Widespread declines in birds that spend most of their lives at sea are alarming conservationists. Seven species of seaduck that overwinter in the Baltic – a key wintering site – have dropped in number by up to 65% in 15 years, without any clear explanation.
Declines have also been found around British coasts, with Long-tailed Duck, Velvet Scoter and Red-breasted Merganser among those hardest hit. In North America the trend continues with several seaduck populations significantly down, among them Black Scoters, White-winged Scoters and Surf Scoters.
“These birds just seem to have gone missing,” said Richard Hearn, Head of Species Monitoring at the Wildfowl & Wetlands Trust and Chair of the IUCN-SSC/Wetlands International Duck Specialist Group. The scale of the declines in Europe is very surprising and largely unexpected. Most of these species remain relatively numerous but if their numbers continue to fall at these rates, some of these species could soon be in serious trouble.”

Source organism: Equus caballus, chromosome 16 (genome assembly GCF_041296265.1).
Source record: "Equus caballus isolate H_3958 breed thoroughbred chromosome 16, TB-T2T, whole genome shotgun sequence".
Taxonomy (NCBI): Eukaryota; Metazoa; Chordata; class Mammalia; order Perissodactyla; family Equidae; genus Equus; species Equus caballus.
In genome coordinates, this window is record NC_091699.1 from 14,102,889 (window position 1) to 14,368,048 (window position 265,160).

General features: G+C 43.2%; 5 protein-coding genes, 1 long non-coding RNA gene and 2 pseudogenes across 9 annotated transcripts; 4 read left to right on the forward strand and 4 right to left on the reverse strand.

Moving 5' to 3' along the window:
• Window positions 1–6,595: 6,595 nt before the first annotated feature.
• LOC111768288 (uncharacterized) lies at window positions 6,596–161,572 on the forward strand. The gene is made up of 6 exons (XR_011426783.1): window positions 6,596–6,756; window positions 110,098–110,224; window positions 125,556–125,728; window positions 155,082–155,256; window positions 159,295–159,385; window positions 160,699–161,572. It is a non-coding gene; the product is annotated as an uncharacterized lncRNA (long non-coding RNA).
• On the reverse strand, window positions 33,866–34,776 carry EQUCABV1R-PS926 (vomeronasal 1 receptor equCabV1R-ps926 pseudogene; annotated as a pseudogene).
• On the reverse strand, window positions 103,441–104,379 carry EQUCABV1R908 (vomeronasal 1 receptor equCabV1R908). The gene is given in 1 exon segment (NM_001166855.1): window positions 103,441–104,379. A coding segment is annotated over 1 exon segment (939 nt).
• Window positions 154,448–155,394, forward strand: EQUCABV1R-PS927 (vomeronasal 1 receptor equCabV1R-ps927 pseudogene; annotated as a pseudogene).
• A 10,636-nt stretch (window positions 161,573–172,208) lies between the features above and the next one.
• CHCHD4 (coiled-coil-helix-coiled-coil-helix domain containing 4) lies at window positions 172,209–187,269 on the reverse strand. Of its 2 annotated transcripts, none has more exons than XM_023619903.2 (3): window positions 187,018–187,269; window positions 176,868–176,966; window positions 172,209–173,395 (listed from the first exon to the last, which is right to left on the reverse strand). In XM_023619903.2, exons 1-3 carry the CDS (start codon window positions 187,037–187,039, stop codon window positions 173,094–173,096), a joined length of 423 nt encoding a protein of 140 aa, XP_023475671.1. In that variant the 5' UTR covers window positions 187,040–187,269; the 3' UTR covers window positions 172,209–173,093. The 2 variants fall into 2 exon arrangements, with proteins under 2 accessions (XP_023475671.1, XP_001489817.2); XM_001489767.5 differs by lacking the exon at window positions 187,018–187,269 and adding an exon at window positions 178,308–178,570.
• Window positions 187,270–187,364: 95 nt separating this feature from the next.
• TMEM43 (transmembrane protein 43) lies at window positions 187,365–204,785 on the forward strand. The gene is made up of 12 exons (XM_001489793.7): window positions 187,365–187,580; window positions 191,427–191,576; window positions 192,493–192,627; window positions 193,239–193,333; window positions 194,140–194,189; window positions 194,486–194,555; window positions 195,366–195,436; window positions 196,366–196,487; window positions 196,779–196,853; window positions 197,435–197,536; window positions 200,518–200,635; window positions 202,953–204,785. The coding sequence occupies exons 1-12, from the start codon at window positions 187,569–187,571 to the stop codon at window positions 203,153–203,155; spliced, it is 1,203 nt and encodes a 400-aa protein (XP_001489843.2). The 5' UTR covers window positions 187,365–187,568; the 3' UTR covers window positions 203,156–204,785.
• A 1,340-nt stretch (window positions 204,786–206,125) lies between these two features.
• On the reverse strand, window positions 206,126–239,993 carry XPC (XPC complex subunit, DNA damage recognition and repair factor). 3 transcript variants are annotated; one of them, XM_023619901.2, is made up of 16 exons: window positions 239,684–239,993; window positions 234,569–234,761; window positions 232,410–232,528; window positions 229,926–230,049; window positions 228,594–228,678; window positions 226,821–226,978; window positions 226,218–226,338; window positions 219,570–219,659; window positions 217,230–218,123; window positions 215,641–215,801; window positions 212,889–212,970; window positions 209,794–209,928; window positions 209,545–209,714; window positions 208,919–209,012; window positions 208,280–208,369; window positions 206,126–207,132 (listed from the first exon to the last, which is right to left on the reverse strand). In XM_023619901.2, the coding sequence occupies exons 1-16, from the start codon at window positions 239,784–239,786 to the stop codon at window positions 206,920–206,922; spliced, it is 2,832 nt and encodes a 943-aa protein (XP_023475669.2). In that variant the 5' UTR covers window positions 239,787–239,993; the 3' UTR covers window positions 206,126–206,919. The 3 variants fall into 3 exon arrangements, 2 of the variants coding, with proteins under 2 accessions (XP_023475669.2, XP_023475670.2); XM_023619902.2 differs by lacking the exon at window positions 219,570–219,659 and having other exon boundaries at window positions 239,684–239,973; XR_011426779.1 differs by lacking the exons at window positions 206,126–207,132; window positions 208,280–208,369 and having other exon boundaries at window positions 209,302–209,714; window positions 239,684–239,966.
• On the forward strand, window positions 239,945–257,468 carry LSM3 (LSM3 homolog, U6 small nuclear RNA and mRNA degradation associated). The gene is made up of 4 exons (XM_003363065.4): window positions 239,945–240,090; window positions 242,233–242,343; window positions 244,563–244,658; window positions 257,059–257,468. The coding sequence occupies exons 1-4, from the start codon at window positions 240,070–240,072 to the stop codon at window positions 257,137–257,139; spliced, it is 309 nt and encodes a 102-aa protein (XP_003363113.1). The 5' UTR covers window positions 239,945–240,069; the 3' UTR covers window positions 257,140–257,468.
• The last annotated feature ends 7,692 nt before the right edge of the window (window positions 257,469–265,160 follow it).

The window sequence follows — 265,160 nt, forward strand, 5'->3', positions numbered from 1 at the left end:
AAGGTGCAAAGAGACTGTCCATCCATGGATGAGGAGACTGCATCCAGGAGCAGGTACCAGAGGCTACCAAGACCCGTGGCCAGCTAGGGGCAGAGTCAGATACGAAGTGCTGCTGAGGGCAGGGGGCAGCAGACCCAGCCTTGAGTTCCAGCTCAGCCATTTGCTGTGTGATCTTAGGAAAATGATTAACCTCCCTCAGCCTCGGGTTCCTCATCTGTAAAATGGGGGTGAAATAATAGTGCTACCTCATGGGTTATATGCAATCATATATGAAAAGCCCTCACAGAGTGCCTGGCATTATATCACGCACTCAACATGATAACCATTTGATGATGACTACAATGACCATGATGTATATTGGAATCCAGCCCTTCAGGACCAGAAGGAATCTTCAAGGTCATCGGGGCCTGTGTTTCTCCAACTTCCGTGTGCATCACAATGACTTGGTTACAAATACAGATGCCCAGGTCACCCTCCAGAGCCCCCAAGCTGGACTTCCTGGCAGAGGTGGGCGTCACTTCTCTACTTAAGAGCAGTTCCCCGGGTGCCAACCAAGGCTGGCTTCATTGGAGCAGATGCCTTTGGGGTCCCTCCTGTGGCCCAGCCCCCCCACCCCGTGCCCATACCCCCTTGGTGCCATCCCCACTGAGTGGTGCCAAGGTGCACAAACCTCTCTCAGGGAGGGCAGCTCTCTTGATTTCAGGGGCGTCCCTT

A report published in Waterbird Populations and Pressures in the Baltic Sea, shows that the number of waterbirds wintering in the Baltic fell overall by 40%, from 7.44 million to 4.41 million. The declines were revealed by two censuses, staged from 1992-3 and 2007-9. Concerns have been reinforced by monitoring elsewhere showing much smaller numbers of seaducks in important British sites such as the Moray Firth and Clyde Estuary, and in the Netherlands.
Note: Of the three British species most effected, only one, Velvet Scoter, is a description species in Glamorgan. However Long-tailed Duck is being monitored by the GRC, and now armed with this new information Red-breasted Merganser will also be added to the GRC monitoring scheme. Both the latter are uncommon winter passage migrants to Glamorgan, with the exception of LTD in 2010, both have been annual in Eastern Glamorgan since 2005.
[Information supplied by M. Hogan in Countryside Jobs Newsletter, notes by GRC]